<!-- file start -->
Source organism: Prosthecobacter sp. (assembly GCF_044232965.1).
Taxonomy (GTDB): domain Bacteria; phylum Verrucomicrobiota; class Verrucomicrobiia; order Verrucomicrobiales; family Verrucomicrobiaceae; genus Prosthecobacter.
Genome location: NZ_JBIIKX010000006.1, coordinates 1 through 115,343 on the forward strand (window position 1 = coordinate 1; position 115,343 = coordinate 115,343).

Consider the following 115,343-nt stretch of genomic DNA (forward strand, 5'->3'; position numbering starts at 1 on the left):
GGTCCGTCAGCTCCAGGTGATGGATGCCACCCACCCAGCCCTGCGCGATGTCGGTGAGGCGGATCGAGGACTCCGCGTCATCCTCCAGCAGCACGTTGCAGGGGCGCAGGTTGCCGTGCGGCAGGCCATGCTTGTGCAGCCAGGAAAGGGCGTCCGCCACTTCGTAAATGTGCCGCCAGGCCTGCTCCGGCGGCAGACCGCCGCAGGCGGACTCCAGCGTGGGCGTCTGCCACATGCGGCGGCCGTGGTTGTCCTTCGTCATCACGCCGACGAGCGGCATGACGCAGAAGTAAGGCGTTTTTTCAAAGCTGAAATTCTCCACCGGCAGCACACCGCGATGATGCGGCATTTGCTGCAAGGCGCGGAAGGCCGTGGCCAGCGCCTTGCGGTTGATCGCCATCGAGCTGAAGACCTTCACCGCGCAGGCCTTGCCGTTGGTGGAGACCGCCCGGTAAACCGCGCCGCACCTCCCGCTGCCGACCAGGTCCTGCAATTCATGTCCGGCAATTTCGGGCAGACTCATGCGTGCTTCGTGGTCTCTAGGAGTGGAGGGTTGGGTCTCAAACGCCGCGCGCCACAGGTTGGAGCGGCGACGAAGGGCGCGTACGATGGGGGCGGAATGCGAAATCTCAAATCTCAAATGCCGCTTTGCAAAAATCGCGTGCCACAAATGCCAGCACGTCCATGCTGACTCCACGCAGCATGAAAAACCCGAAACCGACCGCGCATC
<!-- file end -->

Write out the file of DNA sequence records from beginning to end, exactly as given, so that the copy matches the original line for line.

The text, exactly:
Source organism: Prosthecobacter sp. (assembly GCF_044232965.1).
Taxonomy (GTDB): domain Bacteria; phylum Verrucomicrobiota; class Verrucomicrobiia; order Verrucomicrobiales; family Verrucomicrobiaceae; genus Prosthecobacter.
Genome location: NZ_JBIIKX010000006.1, coordinates 1 through 115,343 on the forward strand (window position 1 = coordinate 1; position 115,343 = coordinate 115,343).

Consider the following 115,343-nt stretch of genomic DNA (forward strand, 5'->3'; position numbering starts at 1 on the left):
GGTCCGTCAGCTCCAGGTGATGGATGCCACCCACCCAGCCCTGCGCGATGTCGGTGAGGCGGATCGAGGACTCCGCGTCATCCTCCAGCAGCACGTTGCAGGGGCGCAGGTTGCCGTGCGGCAGGCCATGCTTGTGCAGCCAGGAAAGGGCGTCCGCCACTTCGTAAATGTGCCGCCAGGCCTGCTCCGGCGGCAGACCGCCGCAGGCGGACTCCAGCGTGGGCGTCTGCCACATGCGGCGGCCGTGGTTGTCCTTCGTCATCACGCCGACGAGCGGCATGACGCAGAAGTAAGGCGTTTTTTCAAAGCTGAAATTCTCCACCGGCAGCACACCGCGATGATGCGGCATTTGCTGCAAGGCGCGGAAGGCCGTGGCCAGCGCCTTGCGGTTGATCGCCATCGAGCTGAAGACCTTCACCGCGCAGGCCTTGCCGTTGGTGGAGACCGCCCGGTAAACCGCGCCGCACCTCCCGCTGCCGACCAGGTCCTGCAATTCATGTCCGGCAATTTCGGGCAGACTCATGCGTGCTTCGTGGTCTCTAGGAGTGGAGGGTTGGGTCTCAAACGCCGCGCGCCACAGGTTGGAGCGGCGACGAAGGGCGCGTACGATGGGGGCGGAATGCGAAATCTCAAATCTCAAATGCCGCTTTGCAAAAATCGCGTGCCACAAATGCCAGCACGTCCATGCTGACTCCACGCAGCATGAAAAACCCGAAACCGACCGCGCATC